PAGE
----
Sugar + spice and everything nice

Strawberries&peaches

Just look at the colour of that fruit! The summer harvest is overloading the markets here in Austin, and the local peaches and strawberries are the perfect mix of juicy and tart sweetness that makes stone fruits and berries so very refreshing. Don’t you love the retro blue Ball jars? We have a whole bunch from their American Heritage collection, and use them for everything from plain old storage of sauces and soups to drinking cold brew coffee with fancy straws.

We buy a good deal of fruit, and oftentimes, we need to use up all the ones that become overly ripe — so we bake them! I thought I would share a recipe that we use at least twice a week to make a moist fruit cake that we serve with a healthy cannelle of Greek yogurt and drizzles of local wildflower honey. We’ve been throwing plums into this cake, and we simply cannot get enough of how good they are. Plums always make me think of that classic imagist poem “This is Just to Say” by William Carlos Williams:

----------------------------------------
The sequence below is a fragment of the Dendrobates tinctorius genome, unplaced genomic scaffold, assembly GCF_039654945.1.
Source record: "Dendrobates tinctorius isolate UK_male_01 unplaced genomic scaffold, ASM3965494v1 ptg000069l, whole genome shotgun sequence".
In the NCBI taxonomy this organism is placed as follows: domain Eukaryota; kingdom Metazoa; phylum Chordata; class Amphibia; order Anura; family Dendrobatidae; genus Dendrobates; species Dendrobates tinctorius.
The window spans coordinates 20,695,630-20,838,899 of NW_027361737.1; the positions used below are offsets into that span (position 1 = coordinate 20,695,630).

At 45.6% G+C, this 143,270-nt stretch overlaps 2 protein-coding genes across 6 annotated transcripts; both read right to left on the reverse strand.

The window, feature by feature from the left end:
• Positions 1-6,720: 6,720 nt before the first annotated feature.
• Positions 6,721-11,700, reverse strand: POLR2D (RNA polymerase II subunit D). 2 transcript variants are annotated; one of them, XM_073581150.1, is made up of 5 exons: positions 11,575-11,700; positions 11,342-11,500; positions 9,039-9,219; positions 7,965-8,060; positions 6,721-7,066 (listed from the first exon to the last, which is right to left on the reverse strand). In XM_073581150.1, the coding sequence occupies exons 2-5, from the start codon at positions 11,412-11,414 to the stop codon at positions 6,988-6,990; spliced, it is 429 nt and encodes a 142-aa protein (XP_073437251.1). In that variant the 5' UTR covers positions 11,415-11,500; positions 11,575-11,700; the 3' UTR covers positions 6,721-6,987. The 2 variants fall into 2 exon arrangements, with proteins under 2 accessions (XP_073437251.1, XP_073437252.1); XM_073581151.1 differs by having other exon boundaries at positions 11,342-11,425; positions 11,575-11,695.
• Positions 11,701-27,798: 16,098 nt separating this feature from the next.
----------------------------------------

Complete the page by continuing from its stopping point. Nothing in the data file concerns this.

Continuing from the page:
I have eaten

the plums

that were in

the icebox

and which

you were probably

saving

for breakfast

Forgive me

they were delicious

so sweet

and so cold

_____________________

Sunday Fruit Cake

Ingredients:

6 strawberries, sliced and cut into 1/4 inch pieces

2 ripe plums (white or regular), sliced and cut + any juice you can salvage

1 large apple (we prefer Fuji), sliced and cut into 1/4 inch pieces

1 tsp vanilla extract

2 eggs

2 cups all-purpose flour

1/2 stick of melted butter

1 tsp ground cinnamon

1 tsp baking powder

1 cup of milk or cream

2/3 cup of white sugar (or a mix of 1/2 white + 1/3 brown sugar)

{Place all the fruit into a bowl, sprinkle just a smidge of sugar over top and a pinch of salt, add 1 teaspoon of water to the bowl, and refrigerate overnight. If you don’t have much time, you can microwave it all in a bowl for 1 minute, stir, and then for another minute. Allow to cool down completely before mixing into the batter.}

Oven temp: 400 degrees

Grease your baking pan with a generous amount of melted butter before adding your cake mixture. We use a rectangular pan that fits in our toaster oven and the cake rises up about 3/4 of the way to the top once it’s baked. Normally we bake the cake for about 20 minutes, but if you are using a convection oven or a big proper oven (we don’t because it heats up our house too much!), it would be a good idea to check on it at around the 12-15 minutes mark using your cake tester.

ENJOY!

Ps: I’ll be back on the blog tomorrow – it seems our littlest boo will be 11 months-old!

XO,

N&N

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